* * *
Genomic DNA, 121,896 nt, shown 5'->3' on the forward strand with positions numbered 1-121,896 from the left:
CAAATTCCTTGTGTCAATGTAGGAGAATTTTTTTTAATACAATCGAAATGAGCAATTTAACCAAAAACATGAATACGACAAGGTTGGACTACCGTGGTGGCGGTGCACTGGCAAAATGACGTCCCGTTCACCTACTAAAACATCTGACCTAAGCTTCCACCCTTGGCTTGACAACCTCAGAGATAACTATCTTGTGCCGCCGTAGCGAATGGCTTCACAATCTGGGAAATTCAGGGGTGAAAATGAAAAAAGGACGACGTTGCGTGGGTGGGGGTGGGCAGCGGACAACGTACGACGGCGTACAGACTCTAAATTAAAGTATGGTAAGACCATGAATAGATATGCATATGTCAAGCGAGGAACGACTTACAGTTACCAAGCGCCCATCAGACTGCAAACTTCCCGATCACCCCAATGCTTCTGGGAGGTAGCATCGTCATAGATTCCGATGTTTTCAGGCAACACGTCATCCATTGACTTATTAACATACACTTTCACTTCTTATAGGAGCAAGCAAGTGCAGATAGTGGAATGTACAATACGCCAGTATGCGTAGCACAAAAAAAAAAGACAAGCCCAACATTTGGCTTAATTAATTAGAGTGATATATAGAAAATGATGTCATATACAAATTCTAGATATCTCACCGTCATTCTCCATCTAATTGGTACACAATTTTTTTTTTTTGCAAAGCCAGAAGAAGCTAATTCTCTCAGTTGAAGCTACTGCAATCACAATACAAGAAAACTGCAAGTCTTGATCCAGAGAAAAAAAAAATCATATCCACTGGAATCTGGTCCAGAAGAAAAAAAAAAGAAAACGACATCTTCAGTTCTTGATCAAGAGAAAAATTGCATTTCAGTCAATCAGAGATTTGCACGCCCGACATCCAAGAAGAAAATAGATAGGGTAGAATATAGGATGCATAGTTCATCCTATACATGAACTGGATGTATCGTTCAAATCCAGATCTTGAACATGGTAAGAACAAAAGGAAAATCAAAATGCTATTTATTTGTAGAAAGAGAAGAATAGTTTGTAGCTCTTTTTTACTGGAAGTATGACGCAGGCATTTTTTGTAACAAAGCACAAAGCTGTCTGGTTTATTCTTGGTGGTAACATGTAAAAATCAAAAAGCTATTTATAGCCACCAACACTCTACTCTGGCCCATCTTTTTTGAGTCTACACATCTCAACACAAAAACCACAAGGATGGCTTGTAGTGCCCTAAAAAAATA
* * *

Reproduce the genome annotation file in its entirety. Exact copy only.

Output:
Genomic DNA, 121,896 nt, shown 5'->3' on the forward strand with positions numbered 1-121,896 from the left:
CAAATTCCTTGTGTCAATGTAGGAGAATTTTTTTTAATACAATCGAAATGAGCAATTTAACCAAAAACATGAATACGACAAGGTTGGACTACCGTGGTGGCGGTGCACTGGCAAAATGACGTCCCGTTCACCTACTAAAACATCTGACCTAAGCTTCCACCCTTGGCTTGACAACCTCAGAGATAACTATCTTGTGCCGCCGTAGCGAATGGCTTCACAATCTGGGAAATTCAGGGGTGAAAATGAAAAAAGGACGACGTTGCGTGGGTGGGGGTGGGCAGCGGACAACGTACGACGGCGTACAGACTCTAAATTAAAGTATGGTAAGACCATGAATAGATATGCATATGTCAAGCGAGGAACGACTTACAGTTACCAAGCGCCCATCAGACTGCAAACTTCCCGATCACCCCAATGCTTCTGGGAGGTAGCATCGTCATAGATTCCGATGTTTTCAGGCAACACGTCATCCATTGACTTATTAACATACACTTTCACTTCTTATAGGAGCAAGCAAGTGCAGATAGTGGAATGTACAATACGCCAGTATGCGTAGCACAAAAAAAAAAGACAAGCCCAACATTTGGCTTAATTAATTAGAGTGATATATAGAAAATGATGTCATATACAAATTCTAGATATCTCACCGTCATTCTCCATCTAATTGGTACACAATTTTTTTTTTTTGCAAAGCCAGAAGAAGCTAATTCTCTCAGTTGAAGCTACTGCAATCACAATACAAGAAAACTGCAAGTCTTGATCCAGAGAAAAAAAAAATCATATCCACTGGAATCTGGTCCAGAAGAAAAAAAAAAGAAAACGACATCTTCAGTTCTTGATCAAGAGAAAAATTGCATTTCAGTCAATCAGAGATTTGCACGCCCGACATCCAAGAAGAAAATAGATAGGGTAGAATATAGGATGCATAGTTCATCCTATACATGAACTGGATGTATCGTTCAAATCCAGATCTTGAACATGGTAAGAACAAAAGGAAAATCAAAATGCTATTTATTTGTAGAAAGAGAAGAATAGTTTGTAGCTCTTTTTTACTGGAAGTATGACGCAGGCATTTTTTGTAACAAAGCACAAAGCTGTCTGGTTTATTCTTGGTGGTAACATGTAAAAATCAAAAAGCTATTTATAGCCACCAACACTCTACTCTGGCCCATCTTTTTTGAGTCTACACATCTCAACACAAAAACCACAAGGATGGCTTGTAGTGCCCTAAAAAAATA